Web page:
Morbidity Following Central Compartment Reoperation for Recurrent or Persistent Thyroid Cancer

Michael K. Kim, Susan H. Mandel, Zubair Baloch, Virginia A. LiVolsi, Jill E. Langer, Liesje DiDonato, Stephanie Fish, Randal S. Weber
2004 Archives of Otolaryngology - Head and Neck Surgery  
Objective: To determine the incidence of recurrent laryngeal nerve injury and hypoparathyoidism, we reviewed our experience with central compartment reoperation. Design: Patients underwent preoperative ultrasonography and magnetic resonance imaging of the neck. Ultrasound-guided fine-needle aspiration biopsy was performed and demonstrated evidence of tumor in 15 patients. At the time of surgery, hook wire electrodes were placed endoscopically into 1 or both vocal cords to monitor the integrity
more » ... itor the integrity of the recurrent laryngeal nerve. Patients: The study population comprised 20 patients who had undergone reoperative central compartment dissections between the years 1997 and 2001. There were 15 women and 5 men whose mean age was 49.4 years. All of the patients had prior total or subtotal thyroidectomy, and 4 patients had prior neck dissections. A primary thyroid cancer recurrence in the thyroid bed was present in 7 patients, and the remainder of the patients had cytological evidence of paratracheal or mediastinal metastases. A single patient had evidence of distant metastases involving the lung. Main Outcome Measure: Short-and long-term postoperative morbidity.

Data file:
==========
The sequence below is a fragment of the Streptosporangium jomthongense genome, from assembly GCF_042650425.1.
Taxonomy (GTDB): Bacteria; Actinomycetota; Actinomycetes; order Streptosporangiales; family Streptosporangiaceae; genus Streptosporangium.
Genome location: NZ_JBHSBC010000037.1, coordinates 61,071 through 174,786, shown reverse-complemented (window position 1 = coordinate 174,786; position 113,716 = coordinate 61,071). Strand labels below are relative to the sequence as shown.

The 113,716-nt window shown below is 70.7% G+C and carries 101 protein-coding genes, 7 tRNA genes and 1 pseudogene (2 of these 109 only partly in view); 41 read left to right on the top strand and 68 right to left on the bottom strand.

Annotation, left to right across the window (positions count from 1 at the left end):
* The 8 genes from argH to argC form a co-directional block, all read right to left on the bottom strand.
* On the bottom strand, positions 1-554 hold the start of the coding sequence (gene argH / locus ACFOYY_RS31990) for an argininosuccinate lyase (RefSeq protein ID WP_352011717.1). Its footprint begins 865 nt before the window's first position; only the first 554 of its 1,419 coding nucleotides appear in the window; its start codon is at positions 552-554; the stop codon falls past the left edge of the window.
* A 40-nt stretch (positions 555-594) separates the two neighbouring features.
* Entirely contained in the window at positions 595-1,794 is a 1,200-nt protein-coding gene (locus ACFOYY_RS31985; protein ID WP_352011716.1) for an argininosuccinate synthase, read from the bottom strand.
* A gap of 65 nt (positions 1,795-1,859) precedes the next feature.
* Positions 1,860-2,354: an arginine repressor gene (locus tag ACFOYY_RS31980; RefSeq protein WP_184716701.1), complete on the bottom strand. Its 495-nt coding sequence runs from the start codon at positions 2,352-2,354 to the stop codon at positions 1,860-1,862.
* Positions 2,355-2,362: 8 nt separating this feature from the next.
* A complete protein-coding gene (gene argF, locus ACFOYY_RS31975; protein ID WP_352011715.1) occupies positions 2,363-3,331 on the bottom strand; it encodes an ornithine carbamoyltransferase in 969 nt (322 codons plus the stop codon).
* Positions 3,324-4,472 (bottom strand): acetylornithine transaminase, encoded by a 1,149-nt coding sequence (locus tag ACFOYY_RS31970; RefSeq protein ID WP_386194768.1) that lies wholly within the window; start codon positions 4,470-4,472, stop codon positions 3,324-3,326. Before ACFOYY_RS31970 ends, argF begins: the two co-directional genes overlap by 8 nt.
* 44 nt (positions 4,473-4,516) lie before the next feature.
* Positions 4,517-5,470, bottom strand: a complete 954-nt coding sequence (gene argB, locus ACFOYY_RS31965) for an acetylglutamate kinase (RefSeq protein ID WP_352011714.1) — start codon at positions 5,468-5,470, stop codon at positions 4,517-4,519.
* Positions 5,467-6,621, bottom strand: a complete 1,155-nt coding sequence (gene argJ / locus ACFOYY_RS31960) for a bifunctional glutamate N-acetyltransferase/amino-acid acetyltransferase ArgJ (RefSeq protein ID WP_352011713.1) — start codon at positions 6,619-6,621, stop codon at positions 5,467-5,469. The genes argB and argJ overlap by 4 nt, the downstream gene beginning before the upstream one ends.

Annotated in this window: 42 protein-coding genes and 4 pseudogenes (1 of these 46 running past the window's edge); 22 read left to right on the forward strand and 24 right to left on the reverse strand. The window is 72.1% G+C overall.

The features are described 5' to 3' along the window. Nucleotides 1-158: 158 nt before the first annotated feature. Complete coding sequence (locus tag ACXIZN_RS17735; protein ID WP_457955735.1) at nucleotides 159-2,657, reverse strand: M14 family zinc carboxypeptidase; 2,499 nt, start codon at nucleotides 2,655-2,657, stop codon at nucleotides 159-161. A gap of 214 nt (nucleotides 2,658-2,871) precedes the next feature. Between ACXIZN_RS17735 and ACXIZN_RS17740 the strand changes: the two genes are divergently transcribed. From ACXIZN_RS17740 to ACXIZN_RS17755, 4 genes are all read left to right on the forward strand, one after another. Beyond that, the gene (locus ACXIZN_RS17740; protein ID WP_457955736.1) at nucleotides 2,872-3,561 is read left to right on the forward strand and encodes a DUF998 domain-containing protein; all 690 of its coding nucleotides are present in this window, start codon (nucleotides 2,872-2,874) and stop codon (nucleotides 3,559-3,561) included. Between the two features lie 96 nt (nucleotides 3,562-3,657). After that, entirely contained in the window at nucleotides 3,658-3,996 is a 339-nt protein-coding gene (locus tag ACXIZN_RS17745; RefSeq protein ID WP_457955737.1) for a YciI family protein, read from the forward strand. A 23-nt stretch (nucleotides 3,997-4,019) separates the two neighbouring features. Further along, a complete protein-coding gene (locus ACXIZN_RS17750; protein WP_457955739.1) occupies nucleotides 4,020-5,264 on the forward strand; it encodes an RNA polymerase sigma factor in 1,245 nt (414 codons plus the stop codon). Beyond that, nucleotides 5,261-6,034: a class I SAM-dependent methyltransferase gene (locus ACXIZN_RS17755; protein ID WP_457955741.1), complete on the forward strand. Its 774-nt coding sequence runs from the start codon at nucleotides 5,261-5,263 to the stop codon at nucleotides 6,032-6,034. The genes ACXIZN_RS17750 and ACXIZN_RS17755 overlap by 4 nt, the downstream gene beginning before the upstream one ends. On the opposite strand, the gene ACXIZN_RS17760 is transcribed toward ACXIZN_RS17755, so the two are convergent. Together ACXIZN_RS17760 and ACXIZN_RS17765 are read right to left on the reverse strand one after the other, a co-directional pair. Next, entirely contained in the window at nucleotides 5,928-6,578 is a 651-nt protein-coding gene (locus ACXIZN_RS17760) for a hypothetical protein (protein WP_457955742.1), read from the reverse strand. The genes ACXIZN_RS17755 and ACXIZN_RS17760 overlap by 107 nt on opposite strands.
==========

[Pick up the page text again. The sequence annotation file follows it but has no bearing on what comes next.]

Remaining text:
doi:10.1001/archotol.130.10.1214 pmid:15492172 fatcat:viajsxndavfjjpculjg5xy5q7a